In the Glossary of Sauces & Shapes (here), Oretta Zanini De Vita and Maureen B. Fant describe fiorentini as a “short, squiggly factory-made pasta”. Based upon this brief description, one might not expect much from this noodle in the looks-department. Yet of all of the pastas featured in Sauces & Shapes, fiorentini rates, in my opinion, as one of the most handsome. It can also handle a broad range of sauces. Zanini De Vita and Fant pair the shape with a hearty ragù di carne. The Mozza Cookbook  by Nancy Silverton with Matt Molina and Carolynn Carreño contains a recipe for fiorentini with a sauce of guanciale, tomato, and spicy pickled peppers.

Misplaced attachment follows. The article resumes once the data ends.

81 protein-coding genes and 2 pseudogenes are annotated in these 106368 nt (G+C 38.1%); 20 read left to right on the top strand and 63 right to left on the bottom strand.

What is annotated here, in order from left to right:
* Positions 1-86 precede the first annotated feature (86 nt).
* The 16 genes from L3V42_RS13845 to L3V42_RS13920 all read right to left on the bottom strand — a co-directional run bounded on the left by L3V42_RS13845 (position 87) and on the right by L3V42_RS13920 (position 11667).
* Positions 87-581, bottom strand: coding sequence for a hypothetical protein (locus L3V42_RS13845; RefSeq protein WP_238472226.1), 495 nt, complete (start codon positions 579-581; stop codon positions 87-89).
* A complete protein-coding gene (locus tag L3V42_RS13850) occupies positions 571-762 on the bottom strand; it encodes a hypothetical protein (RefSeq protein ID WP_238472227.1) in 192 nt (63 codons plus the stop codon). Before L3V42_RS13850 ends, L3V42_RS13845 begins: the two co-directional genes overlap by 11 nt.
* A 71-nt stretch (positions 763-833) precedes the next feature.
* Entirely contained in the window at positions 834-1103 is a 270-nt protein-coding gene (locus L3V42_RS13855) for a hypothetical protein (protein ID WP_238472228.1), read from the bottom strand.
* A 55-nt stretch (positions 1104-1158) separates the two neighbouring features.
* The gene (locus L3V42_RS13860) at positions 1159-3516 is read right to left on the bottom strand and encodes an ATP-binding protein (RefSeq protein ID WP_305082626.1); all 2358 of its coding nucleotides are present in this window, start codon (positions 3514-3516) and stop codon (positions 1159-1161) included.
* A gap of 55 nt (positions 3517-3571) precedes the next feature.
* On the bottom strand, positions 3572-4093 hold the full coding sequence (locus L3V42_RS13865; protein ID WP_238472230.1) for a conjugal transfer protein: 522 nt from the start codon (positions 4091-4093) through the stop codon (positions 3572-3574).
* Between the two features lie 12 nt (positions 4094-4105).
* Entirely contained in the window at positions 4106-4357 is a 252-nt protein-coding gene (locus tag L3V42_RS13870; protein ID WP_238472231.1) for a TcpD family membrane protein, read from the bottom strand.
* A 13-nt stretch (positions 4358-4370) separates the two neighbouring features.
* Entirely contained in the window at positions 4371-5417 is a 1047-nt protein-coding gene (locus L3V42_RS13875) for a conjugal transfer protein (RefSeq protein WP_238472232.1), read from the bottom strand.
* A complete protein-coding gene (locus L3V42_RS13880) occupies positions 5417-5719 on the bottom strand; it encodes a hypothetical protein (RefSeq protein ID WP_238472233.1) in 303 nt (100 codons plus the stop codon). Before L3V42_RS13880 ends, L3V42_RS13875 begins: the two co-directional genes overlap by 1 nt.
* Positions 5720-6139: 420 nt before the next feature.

Dry fiorentini rarely appears on grocers’ shelves here in the US, so if you want to try it, take to the web. As I write, Buon Italia (here) sells the shape. Emiliomiti (here) sells a bronze die for the torchio that produces twisting ribbons that look like fiorentiti to my eye. Ask for die 267 from the Blue Catalog.